Although empirical research is lacking, it has been argued that “if a teacher is motivated to teach, there is a good chance [the] students will be motivated to learn” (Dörnyei and Ushioda, 2011, p. 158). If this assumption is correct, motivated teachers are obviously needed. However, within the field of language teacher cognition, teacher motivation is under-researched (Kubanyiova, 2006). Indeed, on 27 April 2014 I conducted a small-scale survey (with the help of Google Advanced Scholar), investigating the number of times the term “teacher motivation” has appeared in four leading journals in the twenty-first century. The results are as follows: ELT Journal (3), Language Teaching Research (3), System (5), and TESOL Quarterly (0). The 11 hits, however, include those from book reviews and a conference announcement. Only one article (Gao & Xu, 2013) refers to teacher motivation in its title; the article itself focuses on what motivates teachers to join the profession. Another of these recent studies (Guilloteaux, 2013) focuses on the motivational strategies that teachers could be modelling to help their learners but (in a Korean context) do not seem to be. This may be “because [these teachers] are themselves experiencing ebbs and flows in their job motivation” (p. 12). None of these articles directly addresses the question: what exactly is a ‘motivated’ teacher?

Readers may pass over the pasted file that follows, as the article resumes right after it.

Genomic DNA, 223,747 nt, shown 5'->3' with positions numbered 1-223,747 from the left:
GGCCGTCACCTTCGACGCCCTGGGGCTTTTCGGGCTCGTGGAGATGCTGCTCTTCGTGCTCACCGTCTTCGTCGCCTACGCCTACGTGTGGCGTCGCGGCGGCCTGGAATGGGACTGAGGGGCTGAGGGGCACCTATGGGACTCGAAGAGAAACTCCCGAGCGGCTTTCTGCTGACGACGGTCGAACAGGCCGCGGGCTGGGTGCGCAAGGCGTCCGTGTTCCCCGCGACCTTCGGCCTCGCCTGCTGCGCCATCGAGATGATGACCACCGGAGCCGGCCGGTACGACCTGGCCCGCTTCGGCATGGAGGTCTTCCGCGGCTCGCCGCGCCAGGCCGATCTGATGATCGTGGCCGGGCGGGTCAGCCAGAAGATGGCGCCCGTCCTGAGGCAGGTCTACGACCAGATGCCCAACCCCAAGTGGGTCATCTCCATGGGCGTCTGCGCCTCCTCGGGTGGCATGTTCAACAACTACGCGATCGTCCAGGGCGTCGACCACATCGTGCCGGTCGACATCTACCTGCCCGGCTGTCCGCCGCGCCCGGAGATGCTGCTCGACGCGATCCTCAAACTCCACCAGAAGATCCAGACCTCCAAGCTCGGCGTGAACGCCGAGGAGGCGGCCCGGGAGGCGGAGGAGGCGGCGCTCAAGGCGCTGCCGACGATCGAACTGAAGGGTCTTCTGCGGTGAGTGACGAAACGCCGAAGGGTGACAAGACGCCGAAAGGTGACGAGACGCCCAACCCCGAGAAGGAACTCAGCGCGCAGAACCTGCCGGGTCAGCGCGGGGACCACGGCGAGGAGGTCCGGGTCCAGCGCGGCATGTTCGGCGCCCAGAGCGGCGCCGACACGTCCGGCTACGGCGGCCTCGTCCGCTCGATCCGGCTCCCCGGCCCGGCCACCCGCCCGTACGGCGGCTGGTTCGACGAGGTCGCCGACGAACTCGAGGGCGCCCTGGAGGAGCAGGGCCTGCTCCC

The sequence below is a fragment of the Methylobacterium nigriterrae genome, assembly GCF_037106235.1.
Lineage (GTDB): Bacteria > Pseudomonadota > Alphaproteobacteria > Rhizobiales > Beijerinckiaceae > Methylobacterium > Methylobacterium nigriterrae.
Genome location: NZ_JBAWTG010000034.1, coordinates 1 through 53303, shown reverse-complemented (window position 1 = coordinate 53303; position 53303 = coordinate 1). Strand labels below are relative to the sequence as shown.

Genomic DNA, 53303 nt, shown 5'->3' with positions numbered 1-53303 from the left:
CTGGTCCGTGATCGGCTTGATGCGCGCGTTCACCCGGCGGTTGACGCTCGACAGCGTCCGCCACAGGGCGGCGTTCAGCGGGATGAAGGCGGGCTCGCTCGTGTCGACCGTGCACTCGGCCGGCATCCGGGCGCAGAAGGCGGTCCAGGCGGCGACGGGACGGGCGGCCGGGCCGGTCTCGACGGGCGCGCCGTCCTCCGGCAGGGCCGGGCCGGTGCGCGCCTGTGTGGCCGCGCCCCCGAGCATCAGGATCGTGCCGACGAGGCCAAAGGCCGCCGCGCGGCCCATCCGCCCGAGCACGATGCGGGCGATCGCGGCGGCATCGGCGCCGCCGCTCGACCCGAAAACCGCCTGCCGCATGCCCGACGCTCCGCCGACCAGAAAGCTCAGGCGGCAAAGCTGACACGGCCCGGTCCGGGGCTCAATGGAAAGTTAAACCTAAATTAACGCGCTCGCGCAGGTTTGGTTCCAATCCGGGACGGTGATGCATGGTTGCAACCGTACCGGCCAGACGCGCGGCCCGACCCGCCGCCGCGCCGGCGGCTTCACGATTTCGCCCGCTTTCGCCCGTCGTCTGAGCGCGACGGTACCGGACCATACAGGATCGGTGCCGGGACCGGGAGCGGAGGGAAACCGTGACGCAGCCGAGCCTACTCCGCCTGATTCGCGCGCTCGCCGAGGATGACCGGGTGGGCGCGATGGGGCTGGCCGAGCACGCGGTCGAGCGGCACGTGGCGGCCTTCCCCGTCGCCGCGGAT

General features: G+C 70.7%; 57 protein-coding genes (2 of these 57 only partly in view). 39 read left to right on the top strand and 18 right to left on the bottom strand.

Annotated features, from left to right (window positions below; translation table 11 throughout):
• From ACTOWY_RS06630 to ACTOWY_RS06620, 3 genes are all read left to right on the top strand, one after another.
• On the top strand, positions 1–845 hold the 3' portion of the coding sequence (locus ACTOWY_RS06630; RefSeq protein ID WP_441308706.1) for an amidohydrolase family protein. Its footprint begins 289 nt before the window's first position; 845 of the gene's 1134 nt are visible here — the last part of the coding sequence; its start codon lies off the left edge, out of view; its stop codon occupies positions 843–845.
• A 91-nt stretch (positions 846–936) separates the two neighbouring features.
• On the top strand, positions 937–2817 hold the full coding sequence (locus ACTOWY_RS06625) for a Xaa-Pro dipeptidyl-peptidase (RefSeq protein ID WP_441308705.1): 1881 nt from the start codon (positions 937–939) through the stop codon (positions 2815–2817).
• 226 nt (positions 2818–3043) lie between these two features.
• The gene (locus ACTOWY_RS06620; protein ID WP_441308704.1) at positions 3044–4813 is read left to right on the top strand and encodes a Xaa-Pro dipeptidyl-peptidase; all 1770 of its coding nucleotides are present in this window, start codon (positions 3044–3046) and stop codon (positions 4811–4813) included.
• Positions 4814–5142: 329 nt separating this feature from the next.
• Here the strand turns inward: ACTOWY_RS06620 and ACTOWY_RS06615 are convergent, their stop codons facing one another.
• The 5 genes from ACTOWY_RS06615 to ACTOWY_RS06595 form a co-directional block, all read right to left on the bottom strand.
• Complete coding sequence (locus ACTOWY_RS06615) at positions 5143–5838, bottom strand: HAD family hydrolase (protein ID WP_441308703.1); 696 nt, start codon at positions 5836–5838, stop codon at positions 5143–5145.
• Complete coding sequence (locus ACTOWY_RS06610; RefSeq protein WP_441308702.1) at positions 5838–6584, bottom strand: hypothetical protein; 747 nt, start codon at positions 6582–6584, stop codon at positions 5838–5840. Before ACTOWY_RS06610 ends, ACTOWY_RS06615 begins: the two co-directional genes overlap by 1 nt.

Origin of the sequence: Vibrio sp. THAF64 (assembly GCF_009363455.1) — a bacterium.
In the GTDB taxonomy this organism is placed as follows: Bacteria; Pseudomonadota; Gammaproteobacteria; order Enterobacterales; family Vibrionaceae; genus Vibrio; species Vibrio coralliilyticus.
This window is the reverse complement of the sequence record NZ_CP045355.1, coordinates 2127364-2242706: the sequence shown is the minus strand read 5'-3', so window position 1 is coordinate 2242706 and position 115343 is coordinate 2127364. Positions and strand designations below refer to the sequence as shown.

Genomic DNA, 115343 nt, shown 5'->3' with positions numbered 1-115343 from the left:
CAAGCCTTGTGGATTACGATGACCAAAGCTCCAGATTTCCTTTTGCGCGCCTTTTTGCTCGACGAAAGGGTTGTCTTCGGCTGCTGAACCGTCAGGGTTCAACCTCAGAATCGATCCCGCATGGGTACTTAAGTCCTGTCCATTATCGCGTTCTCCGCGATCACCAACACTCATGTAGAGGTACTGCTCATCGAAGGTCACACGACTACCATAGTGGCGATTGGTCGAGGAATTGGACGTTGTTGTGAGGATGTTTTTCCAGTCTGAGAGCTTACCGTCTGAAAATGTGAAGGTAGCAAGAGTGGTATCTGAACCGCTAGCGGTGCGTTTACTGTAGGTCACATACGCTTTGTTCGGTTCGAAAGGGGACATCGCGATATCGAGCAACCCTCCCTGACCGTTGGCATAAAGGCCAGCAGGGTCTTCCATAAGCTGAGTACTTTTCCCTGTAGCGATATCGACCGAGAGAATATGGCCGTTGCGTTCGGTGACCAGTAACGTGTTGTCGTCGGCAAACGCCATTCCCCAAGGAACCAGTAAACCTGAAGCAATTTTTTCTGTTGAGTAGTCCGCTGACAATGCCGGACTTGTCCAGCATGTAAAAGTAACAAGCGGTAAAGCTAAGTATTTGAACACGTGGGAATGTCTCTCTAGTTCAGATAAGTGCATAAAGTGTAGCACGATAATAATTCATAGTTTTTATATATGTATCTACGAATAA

|Journal||The Teacher Trainer|
|Publication status||Published - 2015|